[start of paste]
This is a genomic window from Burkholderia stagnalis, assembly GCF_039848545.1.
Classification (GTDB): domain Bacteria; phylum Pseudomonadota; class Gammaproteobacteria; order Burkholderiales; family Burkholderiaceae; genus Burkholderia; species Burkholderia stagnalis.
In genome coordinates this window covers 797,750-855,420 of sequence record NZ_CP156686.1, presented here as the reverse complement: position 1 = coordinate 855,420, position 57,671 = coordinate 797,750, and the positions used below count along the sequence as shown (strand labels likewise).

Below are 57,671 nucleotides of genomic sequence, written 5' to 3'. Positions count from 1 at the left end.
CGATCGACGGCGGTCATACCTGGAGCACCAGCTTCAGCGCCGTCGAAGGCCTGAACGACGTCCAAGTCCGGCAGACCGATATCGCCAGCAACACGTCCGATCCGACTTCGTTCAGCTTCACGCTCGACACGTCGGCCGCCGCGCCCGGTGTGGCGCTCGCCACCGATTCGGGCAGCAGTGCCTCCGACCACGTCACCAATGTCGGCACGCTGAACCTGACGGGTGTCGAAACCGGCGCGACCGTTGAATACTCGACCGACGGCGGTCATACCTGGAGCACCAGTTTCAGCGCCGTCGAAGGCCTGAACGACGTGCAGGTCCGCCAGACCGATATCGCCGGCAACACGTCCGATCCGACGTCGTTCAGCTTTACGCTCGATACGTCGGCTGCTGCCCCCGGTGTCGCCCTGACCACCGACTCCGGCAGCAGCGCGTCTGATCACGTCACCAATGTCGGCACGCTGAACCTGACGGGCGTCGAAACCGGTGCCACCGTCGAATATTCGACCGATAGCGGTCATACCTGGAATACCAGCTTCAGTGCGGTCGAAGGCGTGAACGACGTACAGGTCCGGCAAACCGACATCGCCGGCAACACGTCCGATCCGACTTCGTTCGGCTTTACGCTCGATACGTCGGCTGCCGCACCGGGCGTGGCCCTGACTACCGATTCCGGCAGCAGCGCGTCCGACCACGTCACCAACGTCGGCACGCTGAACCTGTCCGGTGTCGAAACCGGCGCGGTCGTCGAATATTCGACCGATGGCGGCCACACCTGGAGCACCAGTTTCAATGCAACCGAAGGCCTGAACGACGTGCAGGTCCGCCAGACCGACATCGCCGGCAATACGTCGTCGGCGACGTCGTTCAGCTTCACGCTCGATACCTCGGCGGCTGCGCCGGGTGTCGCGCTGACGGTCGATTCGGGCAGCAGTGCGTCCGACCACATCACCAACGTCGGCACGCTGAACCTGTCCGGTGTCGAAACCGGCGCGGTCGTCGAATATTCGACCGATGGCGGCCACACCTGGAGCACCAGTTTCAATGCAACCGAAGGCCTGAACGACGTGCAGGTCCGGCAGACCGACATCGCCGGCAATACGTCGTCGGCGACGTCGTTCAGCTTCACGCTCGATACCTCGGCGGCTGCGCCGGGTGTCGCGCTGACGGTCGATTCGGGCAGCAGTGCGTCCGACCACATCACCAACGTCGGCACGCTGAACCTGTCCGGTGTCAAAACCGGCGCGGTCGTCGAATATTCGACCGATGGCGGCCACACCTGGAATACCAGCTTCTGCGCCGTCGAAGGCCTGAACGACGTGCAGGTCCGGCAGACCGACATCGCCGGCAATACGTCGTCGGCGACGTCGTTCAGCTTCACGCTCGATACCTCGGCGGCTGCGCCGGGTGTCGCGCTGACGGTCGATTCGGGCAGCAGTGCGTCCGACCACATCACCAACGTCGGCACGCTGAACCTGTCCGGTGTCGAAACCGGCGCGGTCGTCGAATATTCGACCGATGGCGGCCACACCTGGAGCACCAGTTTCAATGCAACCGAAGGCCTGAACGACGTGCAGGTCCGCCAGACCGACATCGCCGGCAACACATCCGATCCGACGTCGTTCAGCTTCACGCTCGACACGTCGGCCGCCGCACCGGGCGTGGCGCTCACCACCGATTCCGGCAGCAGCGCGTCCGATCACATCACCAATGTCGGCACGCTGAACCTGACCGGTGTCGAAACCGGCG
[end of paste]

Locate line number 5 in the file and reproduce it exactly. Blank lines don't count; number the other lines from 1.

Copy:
CGATCGACGGCGGTCATACCTGGAGCACCAGCTTCAGCGCCGTCGAAGGCCTGAACGACGTCCAAGTCCGGCAGACCGATATCGCCAGCAACACGTCCGATCCGACTTCGTTCAGCTTCACGCTCGACACGTCGGCCGCCGCGCCCGGTGTGGCGCTCGCCACCGATTCGGGCAGCAGTGCCTCCGACCACGTCACCAATGTCGGCACGCTGAACCTGACGGGTGTCGAAACCGGCGCGACCGTTGAATACTCGACCGACGGCGGTCATACCTGGAGCACCAGTTTCAGCGCCGTCGAAGGCCTGAACGACGTGCAGGTCCGCCAGACCGATATCGCCGGCAACACGTCCGATCCGACGTCGTTCAGCTTTACGCTCGATACGTCGGCTGCTGCCCCCGGTGTCGCCCTGACCACCGACTCCGGCAGCAGCGCGTCTGATCACGTCACCAATGTCGGCACGCTGAACCTGACGGGCGTCGAAACCGGTGCCACCGTCGAATATTCGACCGATAGCGGTCATACCTGGAATACCAGCTTCAGTGCGGTCGAAGGCGTGAACGACGTACAGGTCCGGCAAACCGACATCGCCGGCAACACGTCCGATCCGACTTCGTTCGGCTTTACGCTCGATACGTCGGCTGCCGCACCGGGCGTGGCCCTGACTACCGATTCCGGCAGCAGCGCGTCCGACCACGTCACCAACGTCGGCACGCTGAACCTGTCCGGTGTCGAAACCGGCGCGGTCGTCGAATATTCGACCGATGGCGGCCACACCTGGAGCACCAGTTTCAATGCAACCGAAGGCCTGAACGACGTGCAGGTCCGCCAGACCGACATCGCCGGCAATACGTCGTCGGCGACGTCGTTCAGCTTCACGCTCGATACCTCGGCGGCTGCGCCGGGTGTCGCGCTGACGGTCGATTCGGGCAGCAGTGCGTCCGACCACATCACCAACGTCGGCACGCTGAACCTGTCCGGTGTCGAAACCGGCGCGGTCGTCGAATATTCGACCGATGGCGGCCACACCTGGAGCACCAGTTTCAATGCAACCGAAGGCCTGAACGACGTGCAGGTCCGGCAGACCGACATCGCCGGCAATACGTCGTCGGCGACGTCGTTCAGCTTCACGCTCGATACCTCGGCGGCTGCGCCGGGTGTCGCGCTGACGGTCGATTCGGGCAGCAGTGCGTCCGACCACATCACCAACGTCGGCACGCTGAACCTGTCCGGTGTCAAAACCGGCGCGGTCGTCGAATATTCGACCGATGGCGGCCACACCTGGAATACCAGCTTCTGCGCCGTCGAAGGCCTGAACGACGTGCAGGTCCGGCAGACCGACATCGCCGGCAATACGTCGTCGGCGACGTCGTTCAGCTTCACGCTCGATACCTCGGCGGCTGCGCCGGGTGTCGCGCTGACGGTCGATTCGGGCAGCAGTGCGTCCGACCACATCACCAACGTCGGCACGCTGAACCTGTCCGGTGTCGAAACCGGCGCGGTCGTCGAATATTCGACCGATGGCGGCCACACCTGGAGCACCAGTTTCAATGCAACCGAAGGCCTGAACGACGTGCAGGTCCGCCAGACCGACATCGCCGGCAACACATCCGATCCGACGTCGTTCAGCTTCACGCTCGACACGTCGGCCGCCGCACCGGGCGTGGCGCTCACCACCGATTCCGGCAGCAGCGCGTCCGATCACATCACCAATGTCGGCACGCTGAACCTGACCGGTGTCGAAACCGGCG